**This post answers the question: “What is mode propagation in optical fiber?”. In order to consider concept of light propagation we will use Maxwell equations for electromagnetic waves. **

The Maxwell equations for electric and magnetic fields $E$ and $H$ and electric and magnetic flux densities $D$ and $B$ are:

$\nabla \times E=\u2013\frac{\partial B}{\partial t}\phantom{\rule{0ex}{0ex}}\nabla \times H=\frac{\partial D}{\partial t}\phantom{\rule{0ex}{0ex}}\nabla \xb7D=0\phantom{\rule{0ex}{0ex}}\nabla \xb7B=0$Another relationship between electromagnetic fields and flux densities with permittivity ${\epsilon}_{0}$ and permeability ${\mu}_{0}$, induced electric and magnetic polarizations $P$ and $M$ are:

$D={\epsilon}_{0}E+P\phantom{\rule{0ex}{0ex}}B={\mu}_{0}H+M$Relation between $P$ and $E$ is $P(r,t)={\epsilon}_{0}{\int}_{\u2013\infty}^{\infty}\chi (r,t\u2013{t}_{1})E(r,{t}_{1})d{t}_{1}$, here $\chi (r,t)$ is a linear susceptibility.

From the first Maxwell equation we can get $\nabla \times \nabla \times E=\u2013\frac{1}{{c}^{2}}\frac{{\partial}^{2}E}{\partial {t}^{2}}\u2013{\mu}_{0}\frac{{\partial}^{2}P}{\partial {t}^{2}}$, here $c=\frac{1}{\sqrt{{\mu}_{0}{\epsilon}_{0}}}$ is a speed of light.

The permittivity $\epsilon (r,\omega )$ is a complex quantity and can be represented with the *refractive index* $n$ and the *absorption coefficient* $\alpha $. Both these quantities are frequency and linear susceptibility dependent. $n\left(\omega \right)$ is called a *chromatic dispersion*. $\epsilon ={(n+\frac{i\alpha c}{2\omega})}^{2},\alpha =\frac{\omega}{nc}Im\chi ,n=\sqrt{(1+Re\chi )}$.

making general simplification we can obtain that ${\nabla}^{2}{E}^{\u2018}+{n}^{2}\left(\omega \right){{k}_{0}}^{2}{E}^{\u2018}=0$ this equation is called wave equation, here ${k}_{0}=\frac{2\pi}{\lambda}=\frac{\omega}{c}$ is a free-space wave number and $\lambda $ is a vacuum wavelength of optical field, $\omega $ it’s frequency.

In optical fibers induced magnetic polarization $M=0$, because optical fibers are non-magnetic.

### Optical modes and mode propagation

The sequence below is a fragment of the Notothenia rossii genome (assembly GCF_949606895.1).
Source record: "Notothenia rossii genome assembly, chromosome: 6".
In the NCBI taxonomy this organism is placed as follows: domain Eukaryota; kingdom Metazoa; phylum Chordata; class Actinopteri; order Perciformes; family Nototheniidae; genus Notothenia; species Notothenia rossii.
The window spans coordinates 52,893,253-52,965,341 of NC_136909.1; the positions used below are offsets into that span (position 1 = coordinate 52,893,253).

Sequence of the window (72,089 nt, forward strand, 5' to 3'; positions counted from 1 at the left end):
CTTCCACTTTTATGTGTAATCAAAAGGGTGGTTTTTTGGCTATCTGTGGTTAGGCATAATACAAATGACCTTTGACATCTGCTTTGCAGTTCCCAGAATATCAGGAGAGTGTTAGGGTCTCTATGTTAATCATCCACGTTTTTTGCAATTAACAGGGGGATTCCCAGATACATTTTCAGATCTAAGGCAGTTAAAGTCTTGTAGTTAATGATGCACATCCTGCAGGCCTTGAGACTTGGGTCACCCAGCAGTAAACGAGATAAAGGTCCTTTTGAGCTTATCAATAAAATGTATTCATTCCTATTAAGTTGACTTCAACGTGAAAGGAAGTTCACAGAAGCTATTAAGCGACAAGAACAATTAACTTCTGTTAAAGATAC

*Optical mode* describes specific solution of the wave equation in accordance to the appropriate boundary conditions and whose spatial distribution does not change with propagation.

Types of fiber modes are:

- guided modes;
- leaky modes;
- radiation modes.

It is very comfortable to use cylindrical coordinates ($\rho ,\phi ,z$) for our equations, where wave equation will be $\frac{{\partial}^{2}{E}_{z}}{\partial {\rho}^{2}}+\frac{1}{\rho}\frac{\partial {E}_{z}}{\partial z}+\frac{1}{{\rho}^{2}}\frac{{\partial}^{2}{E}_{z}}{\partial {\phi}^{2}}+\frac{{\partial}^{2}{E}_{z}}{\partial {z}^{2}}+{n}^{2}{{k}_{0}}^{2}{E}_{z}=0$, here $n=\left\{\begin{array}{l}{n}_{1},\rho \le a\\ {n}_{2},\rho a\end{array}\right.$is a refractive index.

Electric field in cylindrical coordinates ${E}_{z}(\rho ,\phi ,z)=F\left(\rho \right)\Phi \left(\phi \right)Z\left(z\right)$. Using these two equations we can divert to three equations by correspondent coordinates $\rho ,\phi ,z$. These equations can be resolved using Bessel functions with general solution $F\left(\rho \right)=\left\{\begin{array}{l}A{J}_{m}\left(p\rho \right)+{A}^{\u2018}{Y}_{m}\left(p\rho \right),\rho \le a\\ C{K}_{m}\left(q\rho \right)+{C}^{\u2018}{I}_{m}\left(q\rho \right),\rho a\end{array}\right.$, here ${J}_{m},{Y}_{m},{K}_{m},{I}_{m}$ are Bessel functions, and $A,{A}^{\u2018},C,{C}^{\u2018}$ are constants. Meantime $p,q$ are depending on refractive index and free-space wave number ${p}^{2}={{n}_{1}}^{2}{{k}_{0}}^{2}\u2013{\beta}^{2},{q}^{2}={\beta}^{2}\u2013{{n}_{2}}^{2}{{k}_{0}}^{2}$, $\beta $ is a propagation constant.

For certain values of parameters ${k}_{0},a,n$ we can find propagation constant ${\beta}_{nm}$ for a given $n$and $m$. Every ${\beta}_{nm}$ corresponds to one possible propagation mode. Here we can introduce *mode index* $\frac{\beta}{{k}_{0}}$, it is usually ${n}_{1}>\frac{\beta}{{k}_{0}}>{n}_{2}$ and means that each fiber propagates with an effective refractive index.

The propagation mode is reaching cutoff when $\frac{\beta}{{k}_{0}}={n}_{2}$. Cutoff condition is characterised with *normalised frequency* $V={k}_{0}a\sqrt{({{n}_{1}}^{2}\u2013{{n}_{2}}^{2})}$ and *normalised propagation* constant $b=\frac{{\displaystyle \frac{\beta}{{k}_{0}}}\u2013{n}_{2}}{{n}_{1}\u2013{n}_{2}}$.

More educational material is available in out Reddit community **r/ElectronicEasy**.